Pillar Pushes Provisioning, Capacity

Larry Ellison's slow-burning storage startup discusses roadmap and customer uptake

June 16, 2007

4 Min Read
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Pillar Data, the brainchild of Oracle supremo Larry Ellison, will unveil a capacity hike for its storage systems next week, and is planning to add thin provisioning to its product line later this year. (See Pillar Leaves Post At Last.)

The startup, backed by $250 million of Ellison's cash, visited Byte and Switch towers this week to add some flesh to the bones of its product roadmap. (See What To Do With $100M?, Pillar CEO Talks Roadmap, and Pillar Aims for Knockouts.)

After four years in stealth mode, Pillar finally launched its midrange storage systems back in 2005, although it struggled to meet expectations in its first year of shipping, racking up 87 customers. Mike Workman, Pillar's CEO, told Byte and Switch that this figure has now more than doubled. (See RedEnvelope Picks Pillar for Storage, Pillar Used in Oxford HPC, Cubist Adopts Pillar, and Pillar Picked in Florida.) "We have about 400 systems installed worldwide at a little over 200 customers," he said, adding that typical deployments are in areas such as data warehousing and storing video and music files.

Faced with stiff competition from the likes of EMC and IBM, the startup has been slowly bolstering its product line with support for Fibre Channel drives and iSCSI over recent months, and is now eying a capacity upgrade. (See Pillar Data Expands Support, Pillar Extends Reach, and Pillar Makes Software Axiomatic.)

On Monday, Pillar will add 750-Gbyte SATA drives from Seagate to its Axiom Systems, which up until now have used 500-Gbyte Hitachi SATA drives. "We have increased the our overall capacity within a single system by 50 percent," said Workman.The addition of the higher capacity drives, which are available now, pushes the overall size of Pillar's Axiom system up from 384 to 576-Tbytes, according to the vendor. But the added capacity comes at a cost. The list price for one of Pillar's "bricks" –- a disk enclosure filled with a dozen 750-Gbyte drives -- is $30,000, compared to $26,500 for a brick built from the lower capacity drives.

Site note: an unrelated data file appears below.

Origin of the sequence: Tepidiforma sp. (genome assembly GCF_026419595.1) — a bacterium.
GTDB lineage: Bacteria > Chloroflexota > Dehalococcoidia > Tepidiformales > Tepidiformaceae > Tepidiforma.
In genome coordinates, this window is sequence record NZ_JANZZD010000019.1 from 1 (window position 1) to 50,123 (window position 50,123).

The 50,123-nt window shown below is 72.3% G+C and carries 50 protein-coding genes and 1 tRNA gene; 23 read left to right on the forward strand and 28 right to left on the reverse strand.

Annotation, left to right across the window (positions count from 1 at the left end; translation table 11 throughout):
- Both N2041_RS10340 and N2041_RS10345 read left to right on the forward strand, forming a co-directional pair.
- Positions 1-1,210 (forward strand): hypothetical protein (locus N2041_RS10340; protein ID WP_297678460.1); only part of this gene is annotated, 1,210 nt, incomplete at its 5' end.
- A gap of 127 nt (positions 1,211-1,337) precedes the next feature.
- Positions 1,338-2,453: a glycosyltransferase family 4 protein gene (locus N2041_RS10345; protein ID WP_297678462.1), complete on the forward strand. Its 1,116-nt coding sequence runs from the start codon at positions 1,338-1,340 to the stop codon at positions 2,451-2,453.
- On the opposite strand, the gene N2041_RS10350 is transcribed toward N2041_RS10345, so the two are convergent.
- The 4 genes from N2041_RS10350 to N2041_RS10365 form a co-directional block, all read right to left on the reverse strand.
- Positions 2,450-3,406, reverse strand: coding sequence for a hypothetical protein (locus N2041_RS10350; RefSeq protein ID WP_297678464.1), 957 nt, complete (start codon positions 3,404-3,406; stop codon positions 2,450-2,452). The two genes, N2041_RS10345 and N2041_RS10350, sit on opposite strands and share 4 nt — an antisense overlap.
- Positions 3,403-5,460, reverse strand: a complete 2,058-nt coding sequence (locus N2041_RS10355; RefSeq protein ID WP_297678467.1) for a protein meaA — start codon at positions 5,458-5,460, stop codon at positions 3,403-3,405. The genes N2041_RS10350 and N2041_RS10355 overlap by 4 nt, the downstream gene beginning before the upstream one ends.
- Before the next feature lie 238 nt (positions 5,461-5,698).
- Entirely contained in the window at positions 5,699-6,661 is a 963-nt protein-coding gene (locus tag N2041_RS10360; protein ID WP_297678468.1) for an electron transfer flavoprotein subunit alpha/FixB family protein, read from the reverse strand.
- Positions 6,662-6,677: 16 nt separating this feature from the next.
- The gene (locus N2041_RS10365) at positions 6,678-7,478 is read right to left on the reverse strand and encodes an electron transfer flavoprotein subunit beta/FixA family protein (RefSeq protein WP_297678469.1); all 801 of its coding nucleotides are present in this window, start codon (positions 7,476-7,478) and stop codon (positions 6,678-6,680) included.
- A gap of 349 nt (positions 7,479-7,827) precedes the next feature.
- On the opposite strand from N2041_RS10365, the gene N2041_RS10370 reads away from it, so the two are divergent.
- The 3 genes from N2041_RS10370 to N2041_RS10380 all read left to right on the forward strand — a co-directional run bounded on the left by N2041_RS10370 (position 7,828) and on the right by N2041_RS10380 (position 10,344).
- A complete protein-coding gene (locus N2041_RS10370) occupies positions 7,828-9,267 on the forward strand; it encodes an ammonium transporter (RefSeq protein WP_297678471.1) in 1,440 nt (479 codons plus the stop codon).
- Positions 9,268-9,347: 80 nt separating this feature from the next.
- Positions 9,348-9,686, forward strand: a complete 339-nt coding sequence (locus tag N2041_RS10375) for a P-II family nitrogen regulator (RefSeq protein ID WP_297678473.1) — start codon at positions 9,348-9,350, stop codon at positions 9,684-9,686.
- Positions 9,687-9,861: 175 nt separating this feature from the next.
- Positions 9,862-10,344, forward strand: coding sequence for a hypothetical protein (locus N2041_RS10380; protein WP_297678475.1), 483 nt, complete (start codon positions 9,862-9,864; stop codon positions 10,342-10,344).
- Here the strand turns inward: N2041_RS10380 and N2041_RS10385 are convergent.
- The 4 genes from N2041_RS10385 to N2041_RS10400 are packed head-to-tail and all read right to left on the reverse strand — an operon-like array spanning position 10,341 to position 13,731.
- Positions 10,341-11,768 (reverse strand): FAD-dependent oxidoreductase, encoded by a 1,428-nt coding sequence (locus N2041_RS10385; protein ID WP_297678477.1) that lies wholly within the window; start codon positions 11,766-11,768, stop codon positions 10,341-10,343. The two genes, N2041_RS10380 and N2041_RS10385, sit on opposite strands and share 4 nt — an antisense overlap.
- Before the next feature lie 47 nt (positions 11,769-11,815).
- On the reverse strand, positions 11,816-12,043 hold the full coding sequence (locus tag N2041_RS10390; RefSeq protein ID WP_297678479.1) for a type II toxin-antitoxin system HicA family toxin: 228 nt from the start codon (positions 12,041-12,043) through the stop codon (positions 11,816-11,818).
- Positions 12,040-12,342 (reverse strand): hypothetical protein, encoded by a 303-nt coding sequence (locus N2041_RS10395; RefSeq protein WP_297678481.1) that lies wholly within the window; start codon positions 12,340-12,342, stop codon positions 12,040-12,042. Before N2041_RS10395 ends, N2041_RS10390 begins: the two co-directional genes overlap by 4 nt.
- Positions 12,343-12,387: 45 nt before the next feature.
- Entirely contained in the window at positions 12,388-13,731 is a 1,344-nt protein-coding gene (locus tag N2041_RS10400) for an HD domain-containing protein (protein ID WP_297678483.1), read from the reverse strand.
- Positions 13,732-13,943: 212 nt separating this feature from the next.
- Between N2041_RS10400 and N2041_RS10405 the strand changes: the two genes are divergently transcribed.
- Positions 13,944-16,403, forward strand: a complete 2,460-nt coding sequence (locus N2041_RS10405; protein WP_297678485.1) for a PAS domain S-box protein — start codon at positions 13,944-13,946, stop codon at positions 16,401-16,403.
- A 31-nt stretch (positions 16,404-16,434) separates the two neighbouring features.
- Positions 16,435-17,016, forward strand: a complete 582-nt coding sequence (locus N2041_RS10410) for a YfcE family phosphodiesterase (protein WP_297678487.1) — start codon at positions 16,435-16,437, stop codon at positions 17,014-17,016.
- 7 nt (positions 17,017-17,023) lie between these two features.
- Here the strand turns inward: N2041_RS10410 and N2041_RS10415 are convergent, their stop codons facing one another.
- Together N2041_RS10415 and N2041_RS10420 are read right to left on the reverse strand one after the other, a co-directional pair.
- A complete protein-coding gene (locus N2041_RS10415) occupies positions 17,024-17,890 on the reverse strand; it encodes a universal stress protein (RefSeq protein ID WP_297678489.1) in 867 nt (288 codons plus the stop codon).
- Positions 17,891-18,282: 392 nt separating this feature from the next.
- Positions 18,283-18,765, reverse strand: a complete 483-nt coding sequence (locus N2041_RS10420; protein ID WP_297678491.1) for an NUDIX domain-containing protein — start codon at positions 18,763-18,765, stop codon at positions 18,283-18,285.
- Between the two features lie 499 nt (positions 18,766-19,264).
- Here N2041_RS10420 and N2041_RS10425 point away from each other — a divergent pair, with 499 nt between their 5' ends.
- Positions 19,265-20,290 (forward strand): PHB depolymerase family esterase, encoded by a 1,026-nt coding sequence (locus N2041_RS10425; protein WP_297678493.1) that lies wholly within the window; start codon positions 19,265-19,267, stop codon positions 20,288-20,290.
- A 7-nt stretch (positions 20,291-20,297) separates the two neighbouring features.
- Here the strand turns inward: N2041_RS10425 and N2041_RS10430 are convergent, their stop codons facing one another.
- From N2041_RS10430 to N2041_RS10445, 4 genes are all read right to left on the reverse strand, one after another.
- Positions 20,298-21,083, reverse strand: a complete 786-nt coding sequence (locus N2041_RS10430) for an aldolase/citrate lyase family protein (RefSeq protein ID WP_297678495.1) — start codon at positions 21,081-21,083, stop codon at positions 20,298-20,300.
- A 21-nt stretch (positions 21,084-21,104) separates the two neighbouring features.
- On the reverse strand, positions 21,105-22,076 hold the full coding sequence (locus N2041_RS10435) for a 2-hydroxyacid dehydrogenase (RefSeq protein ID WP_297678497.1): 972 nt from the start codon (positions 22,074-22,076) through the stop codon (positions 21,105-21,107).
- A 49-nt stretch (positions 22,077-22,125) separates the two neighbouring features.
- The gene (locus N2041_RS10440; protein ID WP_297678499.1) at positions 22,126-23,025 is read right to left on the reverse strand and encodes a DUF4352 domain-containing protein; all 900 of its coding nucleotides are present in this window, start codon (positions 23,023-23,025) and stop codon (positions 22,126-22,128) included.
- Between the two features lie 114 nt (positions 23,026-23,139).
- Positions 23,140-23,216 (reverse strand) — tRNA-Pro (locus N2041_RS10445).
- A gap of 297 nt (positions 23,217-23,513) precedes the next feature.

Recent months have seen a flurry of marketing activity from the startup, most notably when the firm introduced a Pillar-centric equation for calculating the "greenness" of storage gear, which was met with skepticism in some corners of the market. (See Pillar's Power Pitch, Time to Turn Green, and And the Winner Is....)

Like several other vendors, Pillar is also planning to jump on the thin provisioning bandwagon. (See The Skinny on Thin Provisioning, EqualLogic to Add Thin Provisioning, and Thin Is Definitely In.) The technique aims to ensure that physical disk capacity is only used as it is needed. (See 3PAR Debuts 'Thin Provisioning' and A Data Reduction Dossier.)

Brenda Zawatski, Pillar's senior vice president for sales and marketing, explained that thin provisioning will play a role in a large "software and hardware release" coming out in September. "You will see more functionality [and] you will see our thin provisioning come out around that time."

The startup is also banging its environmental drum again, with Zawatski promising more "green" offerings tied to the September announcements. The exec also hinted at the possibility of partnerships with energy providers, à la MAID vendor Copan, which recently offered a financial incentive scheme for customers in partnership with Pacific Gas & Electric. (See Copan Pushes Power Savings.) "We’re in discussions with some power companies about alternatives and things that we can do together," she said, without naming names.Much of the attention lavished on Pillar in recent years has focused on the vendor's push toward profitability, thanks largely to the resources pumped into the firm by Ellison. In April 2006, Workman told Byte and Switch that Pillar was at least a year from break even, and the CEO was even less forthcoming on the issue of profitability this week. "We don’t disclose our P&L," he said, but added that Pillar's workforce has grown from 450 last year to around 550.

— James Rogers, Senior Editor Byte and Switch

  • Copan Systems Inc.

  • Hitachi Data Systems (HDS)

  • Oracle Corp. (Nasdaq: ORCL)

  • Pillar Data Systems Inc.

  • Seagate Technology Inc. (NYSE: STX)

  • Taneja Group

  • 3PAR Inc.

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